They were cute and got good reviews from my coworkers.
Some may regard Michelle Obama's new book with weary cynicism for its oh-so-conveniently timed release. But if you can manage to set aside any misgivings you may have for the pandering nature of America's electoral process, you'll find your efforts well worth it. The release date may be politically motivated but the content of American Grown is both charming and relevant. It details not only the First Lady's (and friends') work creating and maintaining the White House garden, but also the history of the White House's relationship to agriculture, community garden efforts across America, and Michelle Obama's campaign, Let's Move, that encourages kids to get out of the house and exercise.
These topics are of course especially relevant given the problems associated with the American diet. I think the last major study I saw stated that by weight, the U.S. made up 33% of the world population, while in numbers we comprise only 5%. American Grown hearkens back to a time when the U.S.'s food culture wasn't primarily made up of things like cheeseburger-flavored potato chips and doritos shell tacos (which sound disgusting, by the way, and no one can convince me otherwise). It includes tips for planting your own garden, whether you live in the city or the suburbs. The chefs of the White House also provide a handful of recipes to help you get started eating healthily. I tried a couple of them out.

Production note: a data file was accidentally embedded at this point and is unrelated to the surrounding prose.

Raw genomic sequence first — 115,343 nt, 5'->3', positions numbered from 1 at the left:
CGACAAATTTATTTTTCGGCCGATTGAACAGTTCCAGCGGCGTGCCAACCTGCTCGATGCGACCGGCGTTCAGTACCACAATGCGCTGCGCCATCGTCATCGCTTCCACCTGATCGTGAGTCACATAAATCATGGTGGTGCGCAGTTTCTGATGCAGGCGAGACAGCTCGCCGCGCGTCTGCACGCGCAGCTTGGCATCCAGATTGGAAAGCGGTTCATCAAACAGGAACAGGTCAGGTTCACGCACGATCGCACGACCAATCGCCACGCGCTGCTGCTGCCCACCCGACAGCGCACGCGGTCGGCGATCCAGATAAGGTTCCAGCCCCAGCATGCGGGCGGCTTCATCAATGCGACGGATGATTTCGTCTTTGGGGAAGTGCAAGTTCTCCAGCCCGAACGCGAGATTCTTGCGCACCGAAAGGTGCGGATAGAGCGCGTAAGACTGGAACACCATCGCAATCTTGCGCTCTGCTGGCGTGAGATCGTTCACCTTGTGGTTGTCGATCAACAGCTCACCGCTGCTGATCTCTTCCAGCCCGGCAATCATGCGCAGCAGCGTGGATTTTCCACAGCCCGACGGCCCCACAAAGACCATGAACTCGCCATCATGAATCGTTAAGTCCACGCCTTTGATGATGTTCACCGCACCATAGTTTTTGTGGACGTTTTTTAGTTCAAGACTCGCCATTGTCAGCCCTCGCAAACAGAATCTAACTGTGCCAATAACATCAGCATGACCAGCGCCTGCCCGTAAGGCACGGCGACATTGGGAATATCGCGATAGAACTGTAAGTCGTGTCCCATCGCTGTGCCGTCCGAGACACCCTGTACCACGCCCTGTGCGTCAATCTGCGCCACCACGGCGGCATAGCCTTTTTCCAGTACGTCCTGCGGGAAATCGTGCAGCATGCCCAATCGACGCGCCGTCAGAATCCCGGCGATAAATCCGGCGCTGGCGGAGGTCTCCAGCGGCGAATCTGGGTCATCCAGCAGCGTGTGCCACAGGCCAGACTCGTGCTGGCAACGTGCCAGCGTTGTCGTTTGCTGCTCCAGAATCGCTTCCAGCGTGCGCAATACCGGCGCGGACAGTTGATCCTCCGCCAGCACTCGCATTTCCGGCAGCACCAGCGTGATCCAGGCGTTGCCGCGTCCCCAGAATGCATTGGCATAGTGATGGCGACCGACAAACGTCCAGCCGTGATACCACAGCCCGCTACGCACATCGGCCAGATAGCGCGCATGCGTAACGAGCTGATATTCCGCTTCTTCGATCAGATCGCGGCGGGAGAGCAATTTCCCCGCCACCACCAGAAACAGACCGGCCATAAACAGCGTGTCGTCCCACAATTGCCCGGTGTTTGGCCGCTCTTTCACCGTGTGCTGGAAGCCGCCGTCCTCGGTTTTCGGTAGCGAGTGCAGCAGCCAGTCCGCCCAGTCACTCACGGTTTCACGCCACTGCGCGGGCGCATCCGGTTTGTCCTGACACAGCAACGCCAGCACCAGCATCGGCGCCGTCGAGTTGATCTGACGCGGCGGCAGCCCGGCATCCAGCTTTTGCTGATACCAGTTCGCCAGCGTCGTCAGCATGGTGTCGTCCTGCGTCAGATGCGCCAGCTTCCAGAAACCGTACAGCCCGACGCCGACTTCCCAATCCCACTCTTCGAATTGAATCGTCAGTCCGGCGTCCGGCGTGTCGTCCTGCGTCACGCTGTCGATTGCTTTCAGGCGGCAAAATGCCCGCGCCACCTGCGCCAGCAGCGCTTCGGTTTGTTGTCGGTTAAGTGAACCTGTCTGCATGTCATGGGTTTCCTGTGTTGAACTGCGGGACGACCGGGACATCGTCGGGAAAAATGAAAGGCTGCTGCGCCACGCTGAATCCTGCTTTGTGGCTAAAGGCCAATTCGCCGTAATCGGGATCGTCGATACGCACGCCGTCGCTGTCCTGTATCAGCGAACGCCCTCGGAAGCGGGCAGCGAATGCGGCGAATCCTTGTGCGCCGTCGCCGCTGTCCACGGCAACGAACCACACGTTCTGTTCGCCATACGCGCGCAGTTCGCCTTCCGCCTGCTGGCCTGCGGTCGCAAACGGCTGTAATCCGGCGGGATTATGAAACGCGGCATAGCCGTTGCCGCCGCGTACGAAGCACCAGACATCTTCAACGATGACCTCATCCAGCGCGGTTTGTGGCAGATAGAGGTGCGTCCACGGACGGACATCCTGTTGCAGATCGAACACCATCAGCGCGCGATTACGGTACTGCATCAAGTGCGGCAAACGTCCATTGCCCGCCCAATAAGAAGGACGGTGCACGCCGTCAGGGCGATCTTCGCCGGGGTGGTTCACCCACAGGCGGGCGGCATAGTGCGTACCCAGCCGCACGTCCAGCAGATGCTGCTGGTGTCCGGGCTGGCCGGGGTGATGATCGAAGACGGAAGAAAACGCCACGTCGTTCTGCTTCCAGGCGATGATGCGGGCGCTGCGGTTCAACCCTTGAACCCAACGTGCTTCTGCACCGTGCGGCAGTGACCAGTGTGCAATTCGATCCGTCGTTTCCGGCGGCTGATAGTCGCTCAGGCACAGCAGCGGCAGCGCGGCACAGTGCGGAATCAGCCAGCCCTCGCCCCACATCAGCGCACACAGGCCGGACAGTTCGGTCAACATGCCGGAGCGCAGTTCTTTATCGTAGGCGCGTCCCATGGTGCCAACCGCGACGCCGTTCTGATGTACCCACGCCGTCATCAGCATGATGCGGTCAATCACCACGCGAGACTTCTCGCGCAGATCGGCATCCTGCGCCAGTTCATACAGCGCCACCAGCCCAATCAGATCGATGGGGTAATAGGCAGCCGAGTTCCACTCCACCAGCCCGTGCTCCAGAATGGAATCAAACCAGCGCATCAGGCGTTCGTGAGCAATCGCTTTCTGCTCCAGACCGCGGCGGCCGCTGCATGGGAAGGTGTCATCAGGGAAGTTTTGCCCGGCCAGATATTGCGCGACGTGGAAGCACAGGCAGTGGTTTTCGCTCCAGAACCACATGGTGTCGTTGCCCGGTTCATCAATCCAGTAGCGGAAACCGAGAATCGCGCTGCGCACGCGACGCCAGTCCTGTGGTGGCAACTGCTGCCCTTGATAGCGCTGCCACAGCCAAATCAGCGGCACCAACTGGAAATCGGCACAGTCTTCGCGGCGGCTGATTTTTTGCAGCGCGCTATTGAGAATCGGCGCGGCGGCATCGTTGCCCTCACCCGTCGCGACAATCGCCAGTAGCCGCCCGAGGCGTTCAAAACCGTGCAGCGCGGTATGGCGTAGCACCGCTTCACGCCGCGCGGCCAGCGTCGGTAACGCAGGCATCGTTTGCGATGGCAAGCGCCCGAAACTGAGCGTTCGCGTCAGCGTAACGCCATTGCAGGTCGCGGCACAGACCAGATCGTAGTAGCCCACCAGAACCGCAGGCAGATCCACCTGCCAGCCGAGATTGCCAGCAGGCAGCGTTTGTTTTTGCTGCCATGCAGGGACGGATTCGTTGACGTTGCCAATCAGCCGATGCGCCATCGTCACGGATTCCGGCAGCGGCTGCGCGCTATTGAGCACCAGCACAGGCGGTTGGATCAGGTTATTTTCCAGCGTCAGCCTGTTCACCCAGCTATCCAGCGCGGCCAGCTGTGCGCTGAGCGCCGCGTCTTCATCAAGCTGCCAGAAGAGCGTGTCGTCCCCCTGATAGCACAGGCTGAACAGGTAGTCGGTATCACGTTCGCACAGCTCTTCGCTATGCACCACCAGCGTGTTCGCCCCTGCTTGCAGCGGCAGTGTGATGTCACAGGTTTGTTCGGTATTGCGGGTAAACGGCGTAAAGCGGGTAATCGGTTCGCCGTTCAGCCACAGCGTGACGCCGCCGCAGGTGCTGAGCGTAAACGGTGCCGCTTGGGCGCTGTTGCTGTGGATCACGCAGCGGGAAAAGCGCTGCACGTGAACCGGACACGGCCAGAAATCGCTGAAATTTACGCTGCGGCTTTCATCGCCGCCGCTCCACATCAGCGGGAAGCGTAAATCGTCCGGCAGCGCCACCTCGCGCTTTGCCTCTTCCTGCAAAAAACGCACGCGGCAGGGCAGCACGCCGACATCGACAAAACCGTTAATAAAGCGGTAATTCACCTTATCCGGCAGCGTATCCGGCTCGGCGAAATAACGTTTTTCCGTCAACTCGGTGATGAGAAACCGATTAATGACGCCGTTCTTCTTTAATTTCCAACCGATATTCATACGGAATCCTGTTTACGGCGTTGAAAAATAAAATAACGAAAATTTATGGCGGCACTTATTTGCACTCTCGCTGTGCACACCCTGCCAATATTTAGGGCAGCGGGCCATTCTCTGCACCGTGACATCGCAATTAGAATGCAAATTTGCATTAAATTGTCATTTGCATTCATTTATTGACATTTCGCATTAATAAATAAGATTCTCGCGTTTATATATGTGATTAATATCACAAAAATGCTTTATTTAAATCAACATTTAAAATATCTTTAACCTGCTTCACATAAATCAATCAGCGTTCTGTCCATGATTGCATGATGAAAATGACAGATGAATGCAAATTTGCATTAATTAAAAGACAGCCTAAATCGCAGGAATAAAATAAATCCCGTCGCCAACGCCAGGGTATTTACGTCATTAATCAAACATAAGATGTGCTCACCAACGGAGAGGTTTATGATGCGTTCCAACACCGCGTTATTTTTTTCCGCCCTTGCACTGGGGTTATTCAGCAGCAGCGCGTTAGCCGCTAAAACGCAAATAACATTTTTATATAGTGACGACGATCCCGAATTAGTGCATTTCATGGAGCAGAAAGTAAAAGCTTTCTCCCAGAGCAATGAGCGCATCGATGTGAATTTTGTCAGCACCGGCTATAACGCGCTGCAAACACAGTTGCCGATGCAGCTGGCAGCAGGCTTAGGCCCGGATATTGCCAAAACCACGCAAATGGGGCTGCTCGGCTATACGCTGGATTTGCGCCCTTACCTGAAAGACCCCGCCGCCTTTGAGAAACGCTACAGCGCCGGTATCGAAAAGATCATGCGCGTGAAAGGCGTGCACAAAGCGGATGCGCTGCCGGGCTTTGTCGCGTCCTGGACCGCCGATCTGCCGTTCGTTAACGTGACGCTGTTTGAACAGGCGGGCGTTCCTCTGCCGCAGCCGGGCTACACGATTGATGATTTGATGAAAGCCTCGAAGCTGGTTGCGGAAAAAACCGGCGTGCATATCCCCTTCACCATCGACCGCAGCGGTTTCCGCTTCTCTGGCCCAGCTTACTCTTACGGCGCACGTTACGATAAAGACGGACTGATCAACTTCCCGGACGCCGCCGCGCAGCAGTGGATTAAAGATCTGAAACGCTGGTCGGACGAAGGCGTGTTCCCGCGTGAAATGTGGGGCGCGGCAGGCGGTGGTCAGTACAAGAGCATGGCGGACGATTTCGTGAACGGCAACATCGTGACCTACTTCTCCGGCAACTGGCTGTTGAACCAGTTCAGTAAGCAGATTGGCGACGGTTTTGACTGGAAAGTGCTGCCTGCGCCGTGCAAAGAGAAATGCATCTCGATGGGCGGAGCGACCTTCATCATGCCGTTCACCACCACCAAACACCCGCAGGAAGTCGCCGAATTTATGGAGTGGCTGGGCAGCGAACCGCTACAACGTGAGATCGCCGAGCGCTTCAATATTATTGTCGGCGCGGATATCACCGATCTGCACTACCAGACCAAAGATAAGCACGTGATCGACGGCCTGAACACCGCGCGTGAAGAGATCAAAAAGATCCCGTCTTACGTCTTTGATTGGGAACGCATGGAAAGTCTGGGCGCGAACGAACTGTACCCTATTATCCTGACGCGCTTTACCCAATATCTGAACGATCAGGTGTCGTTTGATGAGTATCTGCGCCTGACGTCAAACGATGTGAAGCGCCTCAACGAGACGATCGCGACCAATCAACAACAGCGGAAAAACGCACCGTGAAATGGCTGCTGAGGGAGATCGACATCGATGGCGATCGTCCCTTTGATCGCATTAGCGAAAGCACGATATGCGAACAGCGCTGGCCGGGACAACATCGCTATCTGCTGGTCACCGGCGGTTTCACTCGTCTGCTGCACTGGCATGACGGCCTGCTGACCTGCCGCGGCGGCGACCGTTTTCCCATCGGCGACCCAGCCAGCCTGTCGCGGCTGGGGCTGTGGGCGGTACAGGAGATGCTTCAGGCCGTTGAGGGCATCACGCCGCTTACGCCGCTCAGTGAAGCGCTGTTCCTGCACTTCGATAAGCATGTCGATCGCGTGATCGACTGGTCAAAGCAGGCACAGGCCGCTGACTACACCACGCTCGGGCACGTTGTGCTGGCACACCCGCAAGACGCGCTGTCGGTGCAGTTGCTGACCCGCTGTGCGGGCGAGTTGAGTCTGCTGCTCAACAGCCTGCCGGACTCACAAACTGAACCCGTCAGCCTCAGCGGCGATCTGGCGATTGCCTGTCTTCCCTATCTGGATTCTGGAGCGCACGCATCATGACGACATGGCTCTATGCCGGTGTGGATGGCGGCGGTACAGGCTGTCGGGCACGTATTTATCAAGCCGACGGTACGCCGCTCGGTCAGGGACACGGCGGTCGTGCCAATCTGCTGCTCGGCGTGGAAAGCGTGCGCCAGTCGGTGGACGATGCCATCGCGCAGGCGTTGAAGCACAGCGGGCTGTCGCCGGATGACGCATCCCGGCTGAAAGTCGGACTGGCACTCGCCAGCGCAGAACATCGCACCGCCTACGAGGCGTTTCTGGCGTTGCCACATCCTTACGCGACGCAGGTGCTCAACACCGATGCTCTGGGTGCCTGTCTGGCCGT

First was the corn soup with grilled vegetables. To create this, you first cut the kernels off of corn (if anyone has any tips for how to get the kernels not to go everywhere, I'm all ears) and boil the cobs to make a corn stock.
Then, you puree the kernels and cook the puree in a saucepan. After a while, the kernels will gelatinize. This happens when the starch in the corn absorbs water and swells. The mixture thickens, and then you can add stock to thin it out. I added a little too much, and since for whatever reason you weren't supposed to let it boil (it's NOT primarily a cookbook) the final product wasn't dense enough to support the grilled vegetables.
However, it still tasted good. The combination of corn and thyme in particular was delicious.
The macaroni and cheese with cauliflower puree turned out better and was easier to make—a good dish for a weekday evening.
And as if the pictures of children gardening and fruits and vegetables weren't cute enough, the First Dog, Bo, shows up occasionally. His main duties in life are apparently (when he's not investigating the White House garden) sitting for pictures and being groomed.
But hey, he does his job well.